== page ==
It emerged that in the case of Pompeian red, natural cinnabar was processed with particular care, which included what Daniele calls "purification, grinding and dimensional control." "The finer the grains are, the more brilliant and covering the color is. But there is much more. In my microscope observations, I detected a bimodal granulometry with 10-15 micron crystals acting as shiny particles in a matrix of finer grains," Daniele said.
Basically, the ancient Romans simply added some bigger grains to the finely processed cinnabar powder, made of grains measuring about 2-3 microns. The result was a glittering surface that did not loose its saturated red tone.
According to Bernardo Marchese of Naples University Federico II's materials engineering department, cinnabar red required careful processing indeed. "The pigment was used in lime medium, and had to be liquid enough to be applied in paint layers on the wall surface ... . The final result was subjected to wax polishing, in order to prevent alterations, especially when the color was applied on outside walls," Marchese and colleagues wrote in the catalogue of the Pompeii exhibit "Homo Faber: Nature, Science and Technology in a Roman Town."
Daniele's analysis showed that, on the contrary, samples of normal cinnabar paint layers featured just a light processing of the pigment. Cinnabar powder made of larger grains measuring between 10 and 25 microns turned out to be more transparent and dull, producing a color similar to a red ochre, the researcher said. "It shows that Pompeian red is really special. It represents the height of the ancient Roman's mastery in making colors," Daniele said.

Friday, November 5, 2010


Elio Caccavale was born in 1975 in Naples, Italy. He studied Product Design at Glasgow School of Art before going on to the Royal College of Art to complete a Masters degree in Design Products. Elio’s work is in the permanent collection of MoMA in New York and has been published by Phaidon, Thames & Hudson, Die Gestalten Verlag dgv, MIT Press and Centre Pompidou. Elio is also the founder of Elio Caccavale Design Studio, a product and interaction design studio working across a wide variety of projects, including electronics and forecasting research.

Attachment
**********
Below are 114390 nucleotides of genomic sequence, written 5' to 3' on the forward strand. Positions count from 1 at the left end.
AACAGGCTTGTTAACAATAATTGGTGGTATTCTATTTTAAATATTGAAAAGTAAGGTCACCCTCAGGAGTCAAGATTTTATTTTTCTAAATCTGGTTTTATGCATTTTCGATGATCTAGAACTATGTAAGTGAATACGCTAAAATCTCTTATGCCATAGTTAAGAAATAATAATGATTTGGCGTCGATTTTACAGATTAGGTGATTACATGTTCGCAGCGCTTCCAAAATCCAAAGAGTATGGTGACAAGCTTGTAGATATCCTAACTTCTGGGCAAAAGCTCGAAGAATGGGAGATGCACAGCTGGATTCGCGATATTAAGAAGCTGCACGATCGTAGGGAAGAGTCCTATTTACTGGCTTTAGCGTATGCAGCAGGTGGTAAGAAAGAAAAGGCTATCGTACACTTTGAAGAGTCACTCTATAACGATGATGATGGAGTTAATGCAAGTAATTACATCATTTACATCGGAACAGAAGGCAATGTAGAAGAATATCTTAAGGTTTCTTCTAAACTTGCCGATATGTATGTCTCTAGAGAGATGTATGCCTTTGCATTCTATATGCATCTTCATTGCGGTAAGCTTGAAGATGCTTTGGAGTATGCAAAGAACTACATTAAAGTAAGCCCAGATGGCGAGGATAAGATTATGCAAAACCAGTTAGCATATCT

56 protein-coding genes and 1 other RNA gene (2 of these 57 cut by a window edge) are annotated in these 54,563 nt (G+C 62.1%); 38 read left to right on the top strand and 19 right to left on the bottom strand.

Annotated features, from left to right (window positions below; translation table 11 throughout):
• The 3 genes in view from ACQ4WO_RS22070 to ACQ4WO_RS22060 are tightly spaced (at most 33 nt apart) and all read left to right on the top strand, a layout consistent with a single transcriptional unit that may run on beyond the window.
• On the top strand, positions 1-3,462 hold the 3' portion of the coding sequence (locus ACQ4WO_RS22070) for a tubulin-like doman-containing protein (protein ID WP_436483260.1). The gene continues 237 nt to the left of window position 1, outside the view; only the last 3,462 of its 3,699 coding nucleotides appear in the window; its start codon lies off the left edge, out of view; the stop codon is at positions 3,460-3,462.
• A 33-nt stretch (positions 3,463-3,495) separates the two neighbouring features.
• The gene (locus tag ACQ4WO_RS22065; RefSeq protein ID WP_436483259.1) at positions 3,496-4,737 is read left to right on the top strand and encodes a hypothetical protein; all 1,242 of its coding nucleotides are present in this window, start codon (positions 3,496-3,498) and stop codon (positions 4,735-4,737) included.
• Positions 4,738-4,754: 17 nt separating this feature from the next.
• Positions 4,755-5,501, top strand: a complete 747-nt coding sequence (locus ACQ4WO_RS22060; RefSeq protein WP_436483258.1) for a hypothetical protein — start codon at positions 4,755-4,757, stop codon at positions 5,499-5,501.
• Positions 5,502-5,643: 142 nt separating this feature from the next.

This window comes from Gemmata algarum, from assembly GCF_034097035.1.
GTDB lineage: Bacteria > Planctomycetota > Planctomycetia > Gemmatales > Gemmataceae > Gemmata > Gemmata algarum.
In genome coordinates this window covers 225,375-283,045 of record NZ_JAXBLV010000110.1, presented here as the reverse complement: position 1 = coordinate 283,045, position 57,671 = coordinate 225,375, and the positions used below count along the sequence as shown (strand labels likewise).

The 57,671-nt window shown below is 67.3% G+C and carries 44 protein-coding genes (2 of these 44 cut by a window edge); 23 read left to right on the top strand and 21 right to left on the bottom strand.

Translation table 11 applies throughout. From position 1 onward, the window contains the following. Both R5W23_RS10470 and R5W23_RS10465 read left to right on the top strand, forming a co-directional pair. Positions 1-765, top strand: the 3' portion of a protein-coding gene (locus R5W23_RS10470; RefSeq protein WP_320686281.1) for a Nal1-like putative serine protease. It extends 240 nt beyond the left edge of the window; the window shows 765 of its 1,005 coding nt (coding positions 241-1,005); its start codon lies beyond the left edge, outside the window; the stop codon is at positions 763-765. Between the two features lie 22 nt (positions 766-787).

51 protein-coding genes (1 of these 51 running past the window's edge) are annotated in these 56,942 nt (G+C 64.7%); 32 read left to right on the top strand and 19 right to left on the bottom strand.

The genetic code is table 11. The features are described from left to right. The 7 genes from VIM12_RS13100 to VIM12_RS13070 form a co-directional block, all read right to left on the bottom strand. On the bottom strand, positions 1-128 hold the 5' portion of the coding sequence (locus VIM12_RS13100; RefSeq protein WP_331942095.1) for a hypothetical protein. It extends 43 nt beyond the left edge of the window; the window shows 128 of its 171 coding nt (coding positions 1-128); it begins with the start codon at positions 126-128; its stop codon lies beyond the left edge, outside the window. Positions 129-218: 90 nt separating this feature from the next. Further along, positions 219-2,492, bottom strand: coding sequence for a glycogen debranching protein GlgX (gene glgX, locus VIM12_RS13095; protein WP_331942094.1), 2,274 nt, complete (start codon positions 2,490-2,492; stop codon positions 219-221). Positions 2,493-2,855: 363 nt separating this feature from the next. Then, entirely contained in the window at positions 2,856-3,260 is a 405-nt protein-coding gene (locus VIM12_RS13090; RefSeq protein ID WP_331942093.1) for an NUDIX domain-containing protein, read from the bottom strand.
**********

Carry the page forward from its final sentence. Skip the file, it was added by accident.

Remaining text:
Saturday, October 23, 2010


The first fibreglass boat to be ever produced in Europe was manufacted in the Fiart Mare yard beautifully located in the exclusive gulf of Baia. [...]
In the late 1950's Fiart Mare produced the first GRP boat in Europe. Although the little boat only measured 4 meters (13 ft.), it was very much a technology breakthrough. Since this time the company has gone from strenght to strenght and today produces ultra-stylish power boats that range in size from 5.68 to 15.45 metres (18.6 to 50.6 ft.).

Sunday, October 3, 2010


Experts of this particular breed more or less agree on its origin in Asian regions, mainly in Tibet highlands from where it later spread all over the world, in Europe mostly, following various directions. The history of the ancient molossian, to which it is connected the one of the Neapolitan Mastiff, follows the history and the most important phases of the human adventure.
This was the ancestor of the most powerful war dog in the world, the Macedonian molossians that were applied as sheer war machines in the big and devastating wars of those times in that area. These marvellous animals were lead to Rome where they were trained to combat in circuses, where numerous exhibitions and dreadful fightings were taken, usually against wild beasts or men. During the centuries in Rome dogs mixed with either Celtic dogs from the North, that had spread in Rome thanks to the victories of Caesar in the Gallic wars or with the great molossian of Epirus that trade exchanges with Phoenician ships in the Mediterranean had favoured.
In the following centuries these molossians were mainly reared in the south of Italy, as it was in that area, in the region Campania actually, that the famous Gladiator schools, like the one in Capua, were held. Afterwards the various rules in the south of Italy played a considerable role for the breed: for instance, the kings of Spain introduced the dogs of the ‘conquistadores’ with big head and short legs. They were called ‘perro da presa’, that is ‘lurcher’, modified into the present Neapolitan slang ‘ cane e presa’.
This breed was later given the name of ‘Mastiff’ from ‘massatinus’, the guardian of the ‘masseria’. At the beginning of the 20th century this breed was applied just to watch the Neapolitan farm hinterland; during the 1st World War it was drastically cut down and only few examples survived. Only in 1946, however, Mr Piero Scanziani, an important Italian expert in this field, and a writer by profession, discovered this ancient molossian in Naples.